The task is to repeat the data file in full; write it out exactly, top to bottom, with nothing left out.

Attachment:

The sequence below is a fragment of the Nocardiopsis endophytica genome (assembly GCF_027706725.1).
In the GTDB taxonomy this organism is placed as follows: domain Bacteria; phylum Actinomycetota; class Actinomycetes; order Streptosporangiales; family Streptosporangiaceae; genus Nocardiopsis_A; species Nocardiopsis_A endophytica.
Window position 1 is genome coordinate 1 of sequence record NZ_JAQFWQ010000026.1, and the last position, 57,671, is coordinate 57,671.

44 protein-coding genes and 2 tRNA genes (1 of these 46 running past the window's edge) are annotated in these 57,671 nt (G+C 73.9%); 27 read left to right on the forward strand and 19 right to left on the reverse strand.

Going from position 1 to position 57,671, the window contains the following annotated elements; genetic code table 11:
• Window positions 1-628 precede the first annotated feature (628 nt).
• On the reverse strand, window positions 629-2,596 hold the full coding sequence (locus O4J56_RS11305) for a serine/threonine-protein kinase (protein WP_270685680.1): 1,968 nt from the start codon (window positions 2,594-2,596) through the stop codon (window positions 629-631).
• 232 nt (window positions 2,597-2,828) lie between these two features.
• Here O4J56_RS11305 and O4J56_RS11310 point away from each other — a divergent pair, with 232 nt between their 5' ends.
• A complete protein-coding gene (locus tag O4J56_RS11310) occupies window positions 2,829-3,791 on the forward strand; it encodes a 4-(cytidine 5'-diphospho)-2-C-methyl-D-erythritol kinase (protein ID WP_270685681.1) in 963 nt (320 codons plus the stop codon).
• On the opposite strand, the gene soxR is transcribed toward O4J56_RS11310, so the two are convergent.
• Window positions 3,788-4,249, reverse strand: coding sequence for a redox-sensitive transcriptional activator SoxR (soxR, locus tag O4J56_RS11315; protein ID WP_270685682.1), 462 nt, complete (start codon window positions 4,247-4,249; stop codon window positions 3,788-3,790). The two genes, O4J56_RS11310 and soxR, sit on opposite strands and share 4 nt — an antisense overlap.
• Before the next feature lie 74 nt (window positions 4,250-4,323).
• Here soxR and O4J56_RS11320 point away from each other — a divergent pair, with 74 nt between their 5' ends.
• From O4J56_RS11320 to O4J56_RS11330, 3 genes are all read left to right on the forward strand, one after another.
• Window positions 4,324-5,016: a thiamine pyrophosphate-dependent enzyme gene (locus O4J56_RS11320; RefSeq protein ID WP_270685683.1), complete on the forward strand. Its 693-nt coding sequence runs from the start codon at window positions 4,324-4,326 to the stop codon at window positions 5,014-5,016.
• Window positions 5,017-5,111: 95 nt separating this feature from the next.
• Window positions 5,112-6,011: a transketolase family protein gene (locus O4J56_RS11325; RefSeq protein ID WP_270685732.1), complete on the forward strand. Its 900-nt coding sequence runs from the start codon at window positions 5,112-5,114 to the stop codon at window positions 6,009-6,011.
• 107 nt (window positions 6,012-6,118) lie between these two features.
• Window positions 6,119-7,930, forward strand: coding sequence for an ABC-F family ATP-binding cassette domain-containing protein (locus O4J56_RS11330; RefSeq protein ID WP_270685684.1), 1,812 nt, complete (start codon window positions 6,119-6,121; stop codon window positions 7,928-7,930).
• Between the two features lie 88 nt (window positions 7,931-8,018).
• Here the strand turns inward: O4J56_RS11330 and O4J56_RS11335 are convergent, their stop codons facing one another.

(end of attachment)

The sequence below is a fragment of the Nocardiopsis endophytica genome (assembly GCF_027706725.1).
In the GTDB taxonomy this organism is placed as follows: domain Bacteria; phylum Actinomycetota; class Actinomycetes; order Streptosporangiales; family Streptosporangiaceae; genus Nocardiopsis_A; species Nocardiopsis_A endophytica.
Window position 1 is genome coordinate 1 of sequence record NZ_JAQFWQ010000026.1, and the last position, 57,671, is coordinate 57,671.

44 protein-coding genes and 2 tRNA genes (1 of these 46 running past the window's edge) are annotated in these 57,671 nt (G+C 73.9%); 27 read left to right on the forward strand and 19 right to left on the reverse strand.

Going from position 1 to position 57,671, the window contains the following annotated elements; genetic code table 11:
• Window positions 1-628 precede the first annotated feature (628 nt).
• On the reverse strand, window positions 629-2,596 hold the full coding sequence (locus O4J56_RS11305) for a serine/threonine-protein kinase (protein WP_270685680.1): 1,968 nt from the start codon (window positions 2,594-2,596) through the stop codon (window positions 629-631).
• 232 nt (window positions 2,597-2,828) lie between these two features.
• Here O4J56_RS11305 and O4J56_RS11310 point away from each other — a divergent pair, with 232 nt between their 5' ends.
• A complete protein-coding gene (locus tag O4J56_RS11310) occupies window positions 2,829-3,791 on the forward strand; it encodes a 4-(cytidine 5'-diphospho)-2-C-methyl-D-erythritol kinase (protein ID WP_270685681.1) in 963 nt (320 codons plus the stop codon).
• On the opposite strand, the gene soxR is transcribed toward O4J56_RS11310, so the two are convergent.
• Window positions 3,788-4,249, reverse strand: coding sequence for a redox-sensitive transcriptional activator SoxR (soxR, locus tag O4J56_RS11315; protein ID WP_270685682.1), 462 nt, complete (start codon window positions 4,247-4,249; stop codon window positions 3,788-3,790). The two genes, O4J56_RS11310 and soxR, sit on opposite strands and share 4 nt — an antisense overlap.
• Before the next feature lie 74 nt (window positions 4,250-4,323).
• Here soxR and O4J56_RS11320 point away from each other — a divergent pair, with 74 nt between their 5' ends.
• From O4J56_RS11320 to O4J56_RS11330, 3 genes are all read left to right on the forward strand, one after another.
• Window positions 4,324-5,016: a thiamine pyrophosphate-dependent enzyme gene (locus O4J56_RS11320; RefSeq protein ID WP_270685683.1), complete on the forward strand. Its 693-nt coding sequence runs from the start codon at window positions 4,324-4,326 to the stop codon at window positions 5,014-5,016.
• Window positions 5,017-5,111: 95 nt separating this feature from the next.
• Window positions 5,112-6,011: a transketolase family protein gene (locus O4J56_RS11325; RefSeq protein ID WP_270685732.1), complete on the forward strand. Its 900-nt coding sequence runs from the start codon at window positions 5,112-5,114 to the stop codon at window positions 6,009-6,011.
• 107 nt (window positions 6,012-6,118) lie between these two features.
• Window positions 6,119-7,930, forward strand: coding sequence for an ABC-F family ATP-binding cassette domain-containing protein (locus O4J56_RS11330; RefSeq protein ID WP_270685684.1), 1,812 nt, complete (start codon window positions 6,119-6,121; stop codon window positions 7,928-7,930).
• Between the two features lie 88 nt (window positions 7,931-8,018).
• Here the strand turns inward: O4J56_RS11330 and O4J56_RS11335 are convergent, their stop codons facing one another.